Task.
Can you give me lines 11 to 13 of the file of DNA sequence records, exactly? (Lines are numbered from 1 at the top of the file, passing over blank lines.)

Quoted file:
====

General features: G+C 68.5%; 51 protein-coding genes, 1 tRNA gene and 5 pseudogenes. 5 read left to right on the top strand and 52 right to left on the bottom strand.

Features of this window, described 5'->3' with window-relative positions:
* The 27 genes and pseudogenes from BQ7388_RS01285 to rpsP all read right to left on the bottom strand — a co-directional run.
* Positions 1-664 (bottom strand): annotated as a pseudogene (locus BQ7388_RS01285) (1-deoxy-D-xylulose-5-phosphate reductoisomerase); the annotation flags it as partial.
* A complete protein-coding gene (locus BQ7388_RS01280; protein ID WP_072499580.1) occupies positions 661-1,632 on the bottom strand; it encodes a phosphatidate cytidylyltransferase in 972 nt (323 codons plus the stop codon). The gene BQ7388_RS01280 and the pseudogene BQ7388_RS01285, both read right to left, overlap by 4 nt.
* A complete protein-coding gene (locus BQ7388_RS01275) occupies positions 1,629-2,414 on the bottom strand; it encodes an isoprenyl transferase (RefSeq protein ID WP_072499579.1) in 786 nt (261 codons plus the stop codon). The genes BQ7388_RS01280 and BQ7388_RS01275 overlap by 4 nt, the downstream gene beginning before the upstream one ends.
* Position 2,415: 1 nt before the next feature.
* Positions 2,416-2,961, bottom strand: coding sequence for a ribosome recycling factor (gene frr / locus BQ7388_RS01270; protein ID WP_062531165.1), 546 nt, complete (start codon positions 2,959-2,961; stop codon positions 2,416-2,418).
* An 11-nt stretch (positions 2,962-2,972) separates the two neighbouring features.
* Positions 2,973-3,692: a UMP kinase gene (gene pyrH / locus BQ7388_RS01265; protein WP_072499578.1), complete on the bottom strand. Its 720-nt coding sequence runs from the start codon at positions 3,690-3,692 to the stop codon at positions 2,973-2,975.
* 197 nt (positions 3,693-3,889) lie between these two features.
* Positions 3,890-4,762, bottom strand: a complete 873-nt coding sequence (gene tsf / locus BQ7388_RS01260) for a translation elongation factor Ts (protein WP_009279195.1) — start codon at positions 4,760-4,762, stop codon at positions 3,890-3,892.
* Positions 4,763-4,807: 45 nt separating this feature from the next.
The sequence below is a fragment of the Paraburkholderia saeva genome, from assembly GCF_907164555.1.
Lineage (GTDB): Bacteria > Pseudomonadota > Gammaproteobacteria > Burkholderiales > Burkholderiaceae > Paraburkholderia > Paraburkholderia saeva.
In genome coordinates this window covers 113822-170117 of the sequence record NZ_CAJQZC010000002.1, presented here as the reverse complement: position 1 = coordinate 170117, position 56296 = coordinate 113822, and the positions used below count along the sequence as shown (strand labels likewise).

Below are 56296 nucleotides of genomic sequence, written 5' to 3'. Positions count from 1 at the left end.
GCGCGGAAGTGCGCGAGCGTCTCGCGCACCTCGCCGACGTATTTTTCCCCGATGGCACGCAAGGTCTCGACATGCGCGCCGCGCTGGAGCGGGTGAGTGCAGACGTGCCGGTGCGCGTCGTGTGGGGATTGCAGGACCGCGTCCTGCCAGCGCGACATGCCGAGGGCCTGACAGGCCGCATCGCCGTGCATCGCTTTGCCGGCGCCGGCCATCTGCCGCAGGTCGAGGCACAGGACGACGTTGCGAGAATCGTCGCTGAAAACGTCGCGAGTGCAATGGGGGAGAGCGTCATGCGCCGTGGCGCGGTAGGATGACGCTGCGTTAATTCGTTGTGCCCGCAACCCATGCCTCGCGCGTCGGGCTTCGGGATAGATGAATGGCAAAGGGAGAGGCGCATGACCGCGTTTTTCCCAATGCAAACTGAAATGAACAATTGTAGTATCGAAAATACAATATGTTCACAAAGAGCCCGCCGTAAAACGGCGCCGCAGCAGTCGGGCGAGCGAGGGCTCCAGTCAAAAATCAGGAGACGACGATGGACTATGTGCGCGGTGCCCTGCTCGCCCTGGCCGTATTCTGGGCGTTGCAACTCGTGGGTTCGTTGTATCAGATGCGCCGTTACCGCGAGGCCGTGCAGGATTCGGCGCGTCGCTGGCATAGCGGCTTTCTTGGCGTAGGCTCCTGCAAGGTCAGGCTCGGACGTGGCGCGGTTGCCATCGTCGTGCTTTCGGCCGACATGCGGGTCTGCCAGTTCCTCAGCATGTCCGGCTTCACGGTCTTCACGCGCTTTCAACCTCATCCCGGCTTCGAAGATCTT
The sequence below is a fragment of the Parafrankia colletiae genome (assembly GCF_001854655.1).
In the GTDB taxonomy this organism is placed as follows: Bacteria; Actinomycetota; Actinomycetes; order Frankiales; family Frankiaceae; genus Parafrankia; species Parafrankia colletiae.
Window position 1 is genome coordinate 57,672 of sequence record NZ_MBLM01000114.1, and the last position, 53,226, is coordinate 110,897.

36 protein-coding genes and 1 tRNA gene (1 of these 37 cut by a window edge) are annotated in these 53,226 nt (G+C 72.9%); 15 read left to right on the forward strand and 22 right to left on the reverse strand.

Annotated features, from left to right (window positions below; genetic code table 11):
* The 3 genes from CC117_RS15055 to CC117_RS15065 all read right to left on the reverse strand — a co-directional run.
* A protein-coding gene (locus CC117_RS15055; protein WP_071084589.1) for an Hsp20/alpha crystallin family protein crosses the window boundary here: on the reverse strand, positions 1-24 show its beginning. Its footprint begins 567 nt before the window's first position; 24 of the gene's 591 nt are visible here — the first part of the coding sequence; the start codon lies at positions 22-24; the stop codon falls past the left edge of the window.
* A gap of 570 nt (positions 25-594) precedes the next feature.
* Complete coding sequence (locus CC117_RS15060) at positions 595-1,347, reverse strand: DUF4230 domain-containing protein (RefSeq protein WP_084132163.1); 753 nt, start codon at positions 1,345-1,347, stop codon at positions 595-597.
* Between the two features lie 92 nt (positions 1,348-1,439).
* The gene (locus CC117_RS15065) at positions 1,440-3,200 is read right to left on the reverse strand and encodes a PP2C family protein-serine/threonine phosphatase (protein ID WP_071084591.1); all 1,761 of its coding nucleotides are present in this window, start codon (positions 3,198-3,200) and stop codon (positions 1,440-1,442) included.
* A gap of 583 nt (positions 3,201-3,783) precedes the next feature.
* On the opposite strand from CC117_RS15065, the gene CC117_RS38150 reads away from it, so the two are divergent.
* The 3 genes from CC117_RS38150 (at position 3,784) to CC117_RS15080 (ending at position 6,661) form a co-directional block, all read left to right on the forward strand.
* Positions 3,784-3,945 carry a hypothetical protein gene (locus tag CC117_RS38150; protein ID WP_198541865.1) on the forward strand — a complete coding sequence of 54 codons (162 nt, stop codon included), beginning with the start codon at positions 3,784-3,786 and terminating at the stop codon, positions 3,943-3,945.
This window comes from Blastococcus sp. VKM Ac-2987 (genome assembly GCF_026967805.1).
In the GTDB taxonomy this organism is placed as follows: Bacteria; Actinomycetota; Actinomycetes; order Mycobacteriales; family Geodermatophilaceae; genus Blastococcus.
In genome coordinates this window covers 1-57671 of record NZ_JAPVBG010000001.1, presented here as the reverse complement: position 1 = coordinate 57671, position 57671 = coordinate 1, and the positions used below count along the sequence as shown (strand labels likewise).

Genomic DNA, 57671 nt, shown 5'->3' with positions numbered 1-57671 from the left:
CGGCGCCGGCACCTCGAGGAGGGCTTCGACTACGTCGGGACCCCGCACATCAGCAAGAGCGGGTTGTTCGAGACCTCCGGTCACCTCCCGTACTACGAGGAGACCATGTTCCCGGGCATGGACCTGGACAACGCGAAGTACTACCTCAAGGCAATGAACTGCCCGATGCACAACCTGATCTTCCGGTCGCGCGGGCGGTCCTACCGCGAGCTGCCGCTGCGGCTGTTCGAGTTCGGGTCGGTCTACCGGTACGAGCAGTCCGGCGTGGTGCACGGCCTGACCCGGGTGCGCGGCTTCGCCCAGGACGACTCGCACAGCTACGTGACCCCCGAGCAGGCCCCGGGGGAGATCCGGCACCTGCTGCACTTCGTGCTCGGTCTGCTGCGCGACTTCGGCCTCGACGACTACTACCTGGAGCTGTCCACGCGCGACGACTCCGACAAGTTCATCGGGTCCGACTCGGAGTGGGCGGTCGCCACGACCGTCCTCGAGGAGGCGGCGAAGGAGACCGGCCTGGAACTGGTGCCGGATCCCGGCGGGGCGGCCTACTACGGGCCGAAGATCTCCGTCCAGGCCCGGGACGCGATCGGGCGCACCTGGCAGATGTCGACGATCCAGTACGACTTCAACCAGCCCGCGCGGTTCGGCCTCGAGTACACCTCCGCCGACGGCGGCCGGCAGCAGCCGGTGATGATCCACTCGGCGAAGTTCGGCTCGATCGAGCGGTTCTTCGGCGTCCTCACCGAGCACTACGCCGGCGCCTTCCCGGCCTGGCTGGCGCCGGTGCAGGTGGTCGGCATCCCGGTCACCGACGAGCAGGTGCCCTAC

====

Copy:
* 197 nt (positions 3,693-3,889) lie between these two features.
* Positions 3,890-4,762, bottom strand: a complete 873-nt coding sequence (gene tsf / locus BQ7388_RS01260) for a translation elongation factor Ts (protein WP_009279195.1) — start codon at positions 4,760-4,762, stop codon at positions 3,890-3,892.
* Positions 4,763-4,807: 45 nt separating this feature from the next.